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God's War Against Humanism



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Judges Commentary

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Long Description

One of the best ways to communicate truth in such a way as to grip the hearts and minds of the hearer is by means of story telling. The Bible is full of stories, designed for just this purpose. The whole theology of story telling could use a treatment in itself. In this book, however, it is my intention to illustrate such a theology rather then write it systematically.
God is Himself the Great Story Teller. Being God, He can sovereignly superintend all events so as to bring His stories to life. His stories really happened. The fact that they are told as stories does not subtract on whit from their real historical character. Still, what gives them their thrilling power is not only that we know that they really happened in a certain year and at a certain place, but because they speak to us today.
Judges, like all so-called "history books" of the Old Testament, is really a prophecy. Judges is numbered among what are called the "Former Prophets". These books were called prophecies because the histories they recorded were regarded as exemplary. The histories showed God's principles in action, and thus formed prophetic warning to the people. If we read Judges merely as a set of exciting stories, we miss this.
-From the Introduction

Inside Flap

Once Israel was established in the land of promise, they faced the threat of Baalism. Baalism was nothing other than secular humanism in its ancient form. The confrontation between God's people and Baalism, this, parallels the confrontation between the Church and secular humanism today.
The Book of Judges shows us that because of the sins of His people, God raised us Baalist (humanist) adversaries to afflict them. Because of their compromise, God's people had to learn first of all that there was a war, and that peace and compromise with Baalism was impossible. Then they had to learn how to fight the wars of the Lord. In terms of this, Judges is not a book primarily about military tactics but about faith and single-mindedness. As such, it has much of practical value to teach the Church of today.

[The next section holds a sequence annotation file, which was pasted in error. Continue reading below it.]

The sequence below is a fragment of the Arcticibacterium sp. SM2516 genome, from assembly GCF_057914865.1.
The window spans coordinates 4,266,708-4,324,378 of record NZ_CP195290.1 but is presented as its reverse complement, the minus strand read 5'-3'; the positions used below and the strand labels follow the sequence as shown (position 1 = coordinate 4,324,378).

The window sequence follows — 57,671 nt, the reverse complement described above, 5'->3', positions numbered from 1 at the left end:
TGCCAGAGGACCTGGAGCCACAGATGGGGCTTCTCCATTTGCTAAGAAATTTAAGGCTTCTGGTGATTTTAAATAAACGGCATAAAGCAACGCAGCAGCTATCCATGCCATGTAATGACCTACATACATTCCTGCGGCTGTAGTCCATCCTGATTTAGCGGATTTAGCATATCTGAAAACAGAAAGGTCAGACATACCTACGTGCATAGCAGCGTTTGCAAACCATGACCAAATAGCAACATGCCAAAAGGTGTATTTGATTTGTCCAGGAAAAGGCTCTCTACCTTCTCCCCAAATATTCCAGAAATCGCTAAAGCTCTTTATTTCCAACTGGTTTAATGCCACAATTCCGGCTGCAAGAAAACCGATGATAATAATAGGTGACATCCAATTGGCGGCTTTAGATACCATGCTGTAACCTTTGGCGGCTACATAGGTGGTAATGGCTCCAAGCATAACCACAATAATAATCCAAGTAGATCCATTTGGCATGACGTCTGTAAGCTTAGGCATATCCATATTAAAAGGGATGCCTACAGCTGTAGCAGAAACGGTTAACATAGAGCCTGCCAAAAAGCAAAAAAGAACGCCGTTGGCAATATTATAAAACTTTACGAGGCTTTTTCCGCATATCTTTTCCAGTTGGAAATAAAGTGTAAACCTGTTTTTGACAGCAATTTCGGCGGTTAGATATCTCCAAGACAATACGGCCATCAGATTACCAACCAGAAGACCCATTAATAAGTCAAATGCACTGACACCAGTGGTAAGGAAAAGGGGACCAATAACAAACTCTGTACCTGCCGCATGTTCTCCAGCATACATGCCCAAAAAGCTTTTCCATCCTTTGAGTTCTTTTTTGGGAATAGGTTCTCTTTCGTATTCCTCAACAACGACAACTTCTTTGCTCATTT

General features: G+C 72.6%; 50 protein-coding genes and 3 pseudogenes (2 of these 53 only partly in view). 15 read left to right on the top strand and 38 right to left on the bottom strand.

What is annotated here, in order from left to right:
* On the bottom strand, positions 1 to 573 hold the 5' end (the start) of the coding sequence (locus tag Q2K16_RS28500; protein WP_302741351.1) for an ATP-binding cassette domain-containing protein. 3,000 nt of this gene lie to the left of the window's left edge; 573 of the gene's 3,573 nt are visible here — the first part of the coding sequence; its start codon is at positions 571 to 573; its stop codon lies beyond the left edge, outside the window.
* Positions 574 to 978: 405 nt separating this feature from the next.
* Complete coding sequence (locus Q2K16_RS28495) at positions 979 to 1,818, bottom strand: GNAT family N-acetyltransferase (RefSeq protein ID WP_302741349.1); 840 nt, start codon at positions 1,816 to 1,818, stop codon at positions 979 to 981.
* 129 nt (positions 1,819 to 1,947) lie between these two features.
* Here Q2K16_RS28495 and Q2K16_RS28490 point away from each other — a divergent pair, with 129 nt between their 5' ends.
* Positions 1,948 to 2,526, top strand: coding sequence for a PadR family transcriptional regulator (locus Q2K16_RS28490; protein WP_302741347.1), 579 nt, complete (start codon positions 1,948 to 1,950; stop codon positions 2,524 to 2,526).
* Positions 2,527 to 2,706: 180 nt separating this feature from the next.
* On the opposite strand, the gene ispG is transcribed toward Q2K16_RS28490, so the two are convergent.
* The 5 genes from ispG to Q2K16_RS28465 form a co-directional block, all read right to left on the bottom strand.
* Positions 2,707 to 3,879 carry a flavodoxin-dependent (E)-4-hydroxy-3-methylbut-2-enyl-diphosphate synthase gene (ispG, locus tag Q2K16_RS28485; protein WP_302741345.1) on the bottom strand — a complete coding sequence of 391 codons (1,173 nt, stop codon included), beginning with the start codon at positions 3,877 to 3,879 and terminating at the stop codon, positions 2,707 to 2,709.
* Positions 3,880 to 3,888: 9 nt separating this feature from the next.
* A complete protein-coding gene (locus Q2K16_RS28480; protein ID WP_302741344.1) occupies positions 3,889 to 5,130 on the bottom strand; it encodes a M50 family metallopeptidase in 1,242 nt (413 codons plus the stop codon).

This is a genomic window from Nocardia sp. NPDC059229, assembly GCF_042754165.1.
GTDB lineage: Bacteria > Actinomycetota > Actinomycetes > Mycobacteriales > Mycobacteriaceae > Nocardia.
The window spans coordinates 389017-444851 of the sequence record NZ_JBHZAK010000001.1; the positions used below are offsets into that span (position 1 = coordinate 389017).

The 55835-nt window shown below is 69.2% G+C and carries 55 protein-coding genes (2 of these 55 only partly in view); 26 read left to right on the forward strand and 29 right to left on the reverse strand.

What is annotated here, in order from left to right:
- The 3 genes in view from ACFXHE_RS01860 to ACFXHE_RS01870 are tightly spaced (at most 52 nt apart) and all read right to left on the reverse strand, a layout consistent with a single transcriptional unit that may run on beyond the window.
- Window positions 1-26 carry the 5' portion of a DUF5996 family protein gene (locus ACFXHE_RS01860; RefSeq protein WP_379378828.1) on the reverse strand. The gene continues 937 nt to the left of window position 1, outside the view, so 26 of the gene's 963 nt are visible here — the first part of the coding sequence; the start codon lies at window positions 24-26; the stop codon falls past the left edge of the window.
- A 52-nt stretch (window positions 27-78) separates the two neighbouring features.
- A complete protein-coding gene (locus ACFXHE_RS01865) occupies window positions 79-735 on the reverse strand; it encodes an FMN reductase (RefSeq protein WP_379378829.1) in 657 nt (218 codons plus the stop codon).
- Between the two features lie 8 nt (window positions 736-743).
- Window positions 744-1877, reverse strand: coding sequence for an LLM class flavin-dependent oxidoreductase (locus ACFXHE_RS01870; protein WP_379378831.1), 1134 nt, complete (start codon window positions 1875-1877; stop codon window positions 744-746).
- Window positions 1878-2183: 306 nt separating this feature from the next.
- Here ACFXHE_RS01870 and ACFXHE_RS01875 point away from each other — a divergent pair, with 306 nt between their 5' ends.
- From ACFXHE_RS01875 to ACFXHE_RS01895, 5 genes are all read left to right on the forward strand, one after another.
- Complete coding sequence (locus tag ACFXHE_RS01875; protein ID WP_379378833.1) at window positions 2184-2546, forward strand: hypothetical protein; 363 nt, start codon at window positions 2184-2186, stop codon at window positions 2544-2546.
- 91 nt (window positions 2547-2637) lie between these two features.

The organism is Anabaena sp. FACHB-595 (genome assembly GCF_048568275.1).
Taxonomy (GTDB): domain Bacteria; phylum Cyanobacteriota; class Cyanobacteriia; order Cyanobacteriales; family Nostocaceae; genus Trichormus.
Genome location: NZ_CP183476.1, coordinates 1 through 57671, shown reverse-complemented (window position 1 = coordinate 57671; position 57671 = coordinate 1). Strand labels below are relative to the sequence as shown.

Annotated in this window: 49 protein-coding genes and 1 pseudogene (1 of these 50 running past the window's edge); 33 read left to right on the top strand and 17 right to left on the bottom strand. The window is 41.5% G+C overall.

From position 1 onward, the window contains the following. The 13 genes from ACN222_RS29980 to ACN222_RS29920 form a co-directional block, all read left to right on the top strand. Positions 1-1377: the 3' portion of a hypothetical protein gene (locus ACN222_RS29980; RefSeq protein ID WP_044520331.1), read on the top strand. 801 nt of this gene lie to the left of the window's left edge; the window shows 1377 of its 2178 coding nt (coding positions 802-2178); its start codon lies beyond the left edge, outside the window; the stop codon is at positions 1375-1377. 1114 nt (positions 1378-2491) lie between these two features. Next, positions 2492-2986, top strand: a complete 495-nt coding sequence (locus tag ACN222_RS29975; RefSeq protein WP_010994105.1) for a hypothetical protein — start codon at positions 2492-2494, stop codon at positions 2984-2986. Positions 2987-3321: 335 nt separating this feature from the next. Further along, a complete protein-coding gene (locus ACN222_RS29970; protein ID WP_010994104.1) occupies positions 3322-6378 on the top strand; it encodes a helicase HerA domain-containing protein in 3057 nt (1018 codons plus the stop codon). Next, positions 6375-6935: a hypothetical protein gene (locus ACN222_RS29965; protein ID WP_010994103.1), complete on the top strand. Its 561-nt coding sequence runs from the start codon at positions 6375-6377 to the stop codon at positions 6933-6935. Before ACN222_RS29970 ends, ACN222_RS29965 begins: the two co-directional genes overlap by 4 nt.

The lessons of the Book of Judges come to us through stories, stories known to every Christian child. The stories of Deborah, of Gideon of Jephthah, and of Samson are, however, not just captivating stories of faith. They are also, and primarily, theological revelations of they ways of God and men.
In this book, Rev. Jordan examines each story with a view to its theological and practical meaning. What is the command and promise of God? How do men respond? What is the evaluation of the Lord? What are we to learn from this, as we face similar situations today? How does this story display the work of Christ, and the work of His Church? These questions, and the answers to them, enable the reader to see the stories of the judges in a new and thrilling light.
Nor does Rev. Jordan shrink from the hard questions. Should the Church today sing the bloodthirsty Song of Deborah? Did Jephthah really burn his daughter? Was Samson in sin when he offered marriage to the Philistine girl? Was it right for Israel virtually to destroy the tribe of Benjamin? These and other difficult questions are thoroughly explored, and the ways of God are vindicated in the face of the criticisms of men.
Written in a non-technical, highly readable style, Judges: God's War Against Humanism is an absolute must for the library of every pastor and Christian worker.

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Created By: debbie on 05/13/96 at 11:41 AM